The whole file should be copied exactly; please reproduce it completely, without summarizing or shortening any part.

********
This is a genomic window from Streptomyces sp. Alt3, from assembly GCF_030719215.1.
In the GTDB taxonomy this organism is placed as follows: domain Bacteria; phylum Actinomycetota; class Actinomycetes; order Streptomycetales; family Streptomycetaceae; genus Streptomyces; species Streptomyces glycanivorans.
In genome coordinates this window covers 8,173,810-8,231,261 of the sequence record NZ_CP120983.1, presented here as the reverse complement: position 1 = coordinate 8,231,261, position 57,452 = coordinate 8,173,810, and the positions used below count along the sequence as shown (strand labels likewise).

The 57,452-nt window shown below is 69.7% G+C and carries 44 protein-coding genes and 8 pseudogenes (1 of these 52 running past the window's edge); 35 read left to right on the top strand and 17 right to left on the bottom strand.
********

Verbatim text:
This is a genomic window from Streptomyces sp. Alt3, from assembly GCF_030719215.1.
In the GTDB taxonomy this organism is placed as follows: domain Bacteria; phylum Actinomycetota; class Actinomycetes; order Streptomycetales; family Streptomycetaceae; genus Streptomyces; species Streptomyces glycanivorans.
In genome coordinates this window covers 8,173,810-8,231,261 of the sequence record NZ_CP120983.1, presented here as the reverse complement: position 1 = coordinate 8,231,261, position 57,452 = coordinate 8,173,810, and the positions used below count along the sequence as shown (strand labels likewise).

The 57,452-nt window shown below is 69.7% G+C and carries 44 protein-coding genes and 8 pseudogenes (1 of these 52 running past the window's edge); 35 read left to right on the top strand and 17 right to left on the bottom strand.